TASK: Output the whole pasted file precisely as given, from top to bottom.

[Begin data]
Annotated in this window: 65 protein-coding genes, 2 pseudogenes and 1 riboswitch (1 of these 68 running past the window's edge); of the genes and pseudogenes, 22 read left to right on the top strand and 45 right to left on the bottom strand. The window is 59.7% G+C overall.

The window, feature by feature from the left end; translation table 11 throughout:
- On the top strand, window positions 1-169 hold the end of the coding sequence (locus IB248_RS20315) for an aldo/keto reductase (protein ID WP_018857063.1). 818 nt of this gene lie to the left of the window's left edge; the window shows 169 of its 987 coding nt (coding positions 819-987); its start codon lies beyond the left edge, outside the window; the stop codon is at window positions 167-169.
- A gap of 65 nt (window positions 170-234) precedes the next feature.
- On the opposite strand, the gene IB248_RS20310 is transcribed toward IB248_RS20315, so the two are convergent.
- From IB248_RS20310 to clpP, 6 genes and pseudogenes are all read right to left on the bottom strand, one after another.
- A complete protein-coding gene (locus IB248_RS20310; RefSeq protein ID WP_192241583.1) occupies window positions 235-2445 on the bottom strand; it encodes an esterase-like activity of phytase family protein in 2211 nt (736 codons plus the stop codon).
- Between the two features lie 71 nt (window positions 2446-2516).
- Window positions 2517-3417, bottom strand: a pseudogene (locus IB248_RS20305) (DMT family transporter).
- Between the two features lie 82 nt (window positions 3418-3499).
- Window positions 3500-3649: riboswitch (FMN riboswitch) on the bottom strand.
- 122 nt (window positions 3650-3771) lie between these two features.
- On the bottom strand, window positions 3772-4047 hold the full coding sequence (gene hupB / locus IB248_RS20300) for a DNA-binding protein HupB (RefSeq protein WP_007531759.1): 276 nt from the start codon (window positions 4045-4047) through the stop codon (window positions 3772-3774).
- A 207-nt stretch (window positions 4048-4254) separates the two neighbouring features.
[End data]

Annotated in this window: 65 protein-coding genes, 2 pseudogenes and 1 riboswitch (1 of these 68 running past the window's edge); of the genes and pseudogenes, 22 read left to right on the top strand and 45 right to left on the bottom strand. The window is 59.7% G+C overall.

The window, feature by feature from the left end; translation table 11 throughout:
- On the top strand, window positions 1-169 hold the end of the coding sequence (locus IB248_RS20315) for an aldo/keto reductase (protein ID WP_018857063.1). 818 nt of this gene lie to the left of the window's left edge; the window shows 169 of its 987 coding nt (coding positions 819-987); its start codon lies beyond the left edge, outside the window; the stop codon is at window positions 167-169.
- A gap of 65 nt (window positions 170-234) precedes the next feature.
- On the opposite strand, the gene IB248_RS20310 is transcribed toward IB248_RS20315, so the two are convergent.
- From IB248_RS20310 to clpP, 6 genes and pseudogenes are all read right to left on the bottom strand, one after another.
- A complete protein-coding gene (locus IB248_RS20310; RefSeq protein ID WP_192241583.1) occupies window positions 235-2445 on the bottom strand; it encodes an esterase-like activity of phytase family protein in 2211 nt (736 codons plus the stop codon).
- Between the two features lie 71 nt (window positions 2446-2516).
- Window positions 2517-3417, bottom strand: a pseudogene (locus IB248_RS20305) (DMT family transporter).
- Between the two features lie 82 nt (window positions 3418-3499).
- Window positions 3500-3649: riboswitch (FMN riboswitch) on the bottom strand.
- 122 nt (window positions 3650-3771) lie between these two features.
- On the bottom strand, window positions 3772-4047 hold the full coding sequence (gene hupB / locus IB248_RS20300) for a DNA-binding protein HupB (RefSeq protein WP_007531759.1): 276 nt from the start codon (window positions 4045-4047) through the stop codon (window positions 3772-3774).
- A 207-nt stretch (window positions 4048-4254) separates the two neighbouring features.